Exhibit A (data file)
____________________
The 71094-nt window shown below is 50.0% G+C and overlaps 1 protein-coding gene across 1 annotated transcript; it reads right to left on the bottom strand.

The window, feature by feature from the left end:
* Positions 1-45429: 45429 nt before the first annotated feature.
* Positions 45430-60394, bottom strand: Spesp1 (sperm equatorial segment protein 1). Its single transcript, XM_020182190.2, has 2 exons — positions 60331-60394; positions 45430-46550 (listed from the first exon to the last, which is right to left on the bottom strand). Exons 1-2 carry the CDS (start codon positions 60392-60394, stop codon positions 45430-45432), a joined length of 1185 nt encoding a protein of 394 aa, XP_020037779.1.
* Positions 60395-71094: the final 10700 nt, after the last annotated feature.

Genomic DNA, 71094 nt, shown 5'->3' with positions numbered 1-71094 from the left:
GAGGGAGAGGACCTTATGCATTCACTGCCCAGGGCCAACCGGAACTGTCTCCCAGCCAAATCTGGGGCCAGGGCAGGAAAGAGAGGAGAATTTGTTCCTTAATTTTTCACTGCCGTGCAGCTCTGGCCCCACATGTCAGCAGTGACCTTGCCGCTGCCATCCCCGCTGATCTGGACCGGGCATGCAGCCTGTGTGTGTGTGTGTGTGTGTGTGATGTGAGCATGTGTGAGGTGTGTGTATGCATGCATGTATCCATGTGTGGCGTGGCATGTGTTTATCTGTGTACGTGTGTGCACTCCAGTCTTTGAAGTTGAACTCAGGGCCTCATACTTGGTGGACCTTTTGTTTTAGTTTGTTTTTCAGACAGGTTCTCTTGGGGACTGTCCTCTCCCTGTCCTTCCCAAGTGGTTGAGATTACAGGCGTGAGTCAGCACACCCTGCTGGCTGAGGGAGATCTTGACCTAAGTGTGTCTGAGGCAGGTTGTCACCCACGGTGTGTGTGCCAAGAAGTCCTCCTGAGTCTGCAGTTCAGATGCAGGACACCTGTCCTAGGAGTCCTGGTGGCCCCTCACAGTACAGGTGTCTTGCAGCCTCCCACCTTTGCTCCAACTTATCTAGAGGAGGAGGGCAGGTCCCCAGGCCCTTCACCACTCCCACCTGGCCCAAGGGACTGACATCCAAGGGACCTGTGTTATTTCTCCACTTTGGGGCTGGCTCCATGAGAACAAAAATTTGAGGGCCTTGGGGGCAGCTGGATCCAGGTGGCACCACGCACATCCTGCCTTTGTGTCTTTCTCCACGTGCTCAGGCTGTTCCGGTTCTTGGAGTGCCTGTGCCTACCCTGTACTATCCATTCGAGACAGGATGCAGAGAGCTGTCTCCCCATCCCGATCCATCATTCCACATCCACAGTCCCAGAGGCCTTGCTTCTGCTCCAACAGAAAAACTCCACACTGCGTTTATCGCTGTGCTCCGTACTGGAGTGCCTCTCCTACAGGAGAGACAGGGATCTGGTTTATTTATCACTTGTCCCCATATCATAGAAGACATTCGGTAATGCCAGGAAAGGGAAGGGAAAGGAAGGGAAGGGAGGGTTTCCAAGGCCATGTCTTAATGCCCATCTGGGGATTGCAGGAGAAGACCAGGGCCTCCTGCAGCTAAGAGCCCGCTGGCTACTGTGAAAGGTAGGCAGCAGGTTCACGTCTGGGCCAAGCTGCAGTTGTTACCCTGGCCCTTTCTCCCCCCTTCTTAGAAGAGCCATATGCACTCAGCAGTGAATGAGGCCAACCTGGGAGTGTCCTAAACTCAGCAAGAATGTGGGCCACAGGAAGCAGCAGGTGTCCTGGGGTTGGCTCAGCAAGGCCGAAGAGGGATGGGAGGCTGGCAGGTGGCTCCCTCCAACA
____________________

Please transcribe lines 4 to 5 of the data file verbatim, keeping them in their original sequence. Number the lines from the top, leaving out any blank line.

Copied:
* Positions 45430-60394, bottom strand: Spesp1 (sperm equatorial segment protein 1). Its single transcript, XM_020182190.2, has 2 exons — positions 60331-60394; positions 45430-46550 (listed from the first exon to the last, which is right to left on the bottom strand). Exons 1-2 carry the CDS (start codon positions 60392-60394, stop codon positions 45430-45432), a joined length of 1185 nt encoding a protein of 394 aa, XP_020037779.1.
* Positions 60395-71094: the final 10700 nt, after the last annotated feature.